STOCKTON (CBS 5) — For those who are losing their homes to foreclosure, it’s a bitter pill to swallow. But some homeowners may have lost their homes to investors cheating on the courthouse steps.
Richard Northcutt and Yama Marifat are part of a ring of at least six men who have pled guilty to a new kind of foreclosure fraud called “bid-rigging.”
It all started on the courthouse steps in Stockton, where there are thousands of foreclosures up for bid. It’s a fast-paced world where cash is king, and the highest bidder nabs the best deal. With that much money swirling, federal officials say some people cheat.
In fact, a disgruntled bidder tipped off U.S. Attorney Benjamin Wagner to a conspiracy so complex, the feds now admit it may be one of the contributing factors into why San Joaquin County leads the nation in home foreclosures.
“What they would succeed in doing is getting together and agreeing that nobody would bid,” said Wagner.
Here’s how it worked: Instead of competing against each other, the group of investors would select just one person to bid, allowing them to buy foreclosed properties often for just a penny over asking.
And the bidders who didn’t play along were muscled out. “People knew who they were. They sent out the message to other bidders that they were not welcome,” said Wagner.
The other bidders were not welcome into a second private auction, where the same house was re-sold at a higher price. The difference was profit that the group would split. “They had a formula that they used to divvy up those profits,” said Wagner.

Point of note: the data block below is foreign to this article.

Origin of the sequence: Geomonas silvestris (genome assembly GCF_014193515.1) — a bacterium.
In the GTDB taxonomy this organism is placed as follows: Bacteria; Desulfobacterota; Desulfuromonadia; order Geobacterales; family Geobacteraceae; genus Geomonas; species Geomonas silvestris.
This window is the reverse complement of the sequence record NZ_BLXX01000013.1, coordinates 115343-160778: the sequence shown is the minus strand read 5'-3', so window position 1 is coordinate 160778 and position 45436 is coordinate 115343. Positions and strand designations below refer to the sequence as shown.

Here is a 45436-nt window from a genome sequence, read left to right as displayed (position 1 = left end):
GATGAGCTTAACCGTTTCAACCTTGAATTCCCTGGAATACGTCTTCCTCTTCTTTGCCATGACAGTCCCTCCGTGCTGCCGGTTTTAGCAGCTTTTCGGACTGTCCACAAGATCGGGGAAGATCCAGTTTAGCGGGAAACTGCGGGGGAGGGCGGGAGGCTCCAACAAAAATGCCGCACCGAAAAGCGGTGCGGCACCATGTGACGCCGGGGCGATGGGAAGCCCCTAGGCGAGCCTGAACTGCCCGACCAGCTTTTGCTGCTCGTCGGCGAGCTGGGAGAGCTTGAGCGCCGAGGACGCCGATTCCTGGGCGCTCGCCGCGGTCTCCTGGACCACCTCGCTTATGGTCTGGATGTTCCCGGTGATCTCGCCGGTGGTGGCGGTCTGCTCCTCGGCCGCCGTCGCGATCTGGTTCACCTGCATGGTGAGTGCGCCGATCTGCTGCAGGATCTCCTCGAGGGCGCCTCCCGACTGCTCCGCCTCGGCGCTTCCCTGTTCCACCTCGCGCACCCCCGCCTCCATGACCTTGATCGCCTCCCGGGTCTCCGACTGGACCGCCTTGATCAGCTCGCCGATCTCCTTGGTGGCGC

So why would that generate the might of the U.S. Attorney’s office? Because they say bid rigging not only drives down the prices of real estate, but it also steals equity from those homeowners trying to weather this financial storm.
But one auction expert calls the feds heavy handed. “I think a lot of folks see foreclosure investors as you know sharks or vultures picking off of dead carcasses,” said Sean O’Toole, founder and CEO of Foreclosureradar.com. “That is unfortunate because at the end of the day they are cleaning those dead carcasses off our streets.”
O’Toole used to buy foreclosures, on the courthouse steps in Martinez and said real estate investors are struggling to make a dollar. “There may be other debt on the property you may have to pay property taxes,” he said.
So he admits that could give some an incentive to cheat. “When you have a group of people that stand together every day the temptation is high. I think its human nature to say ‘Well geez John we just had lunch together, I am not going to bid you up.’” But he believes most know better than to cross the line.
U.S. Attorney Wagner disagrees. “The auction process is not a highly regulated process. So unfortunately that allows fraud to creep in.”
It was a temptation Marifat and Northcutt couldn’t resist. Both have admitted to making hundreds of thousands of dollars from the bid rigging scheme. “This is not going to be the last that you hear about these types of prosecutions,” said Wagner.
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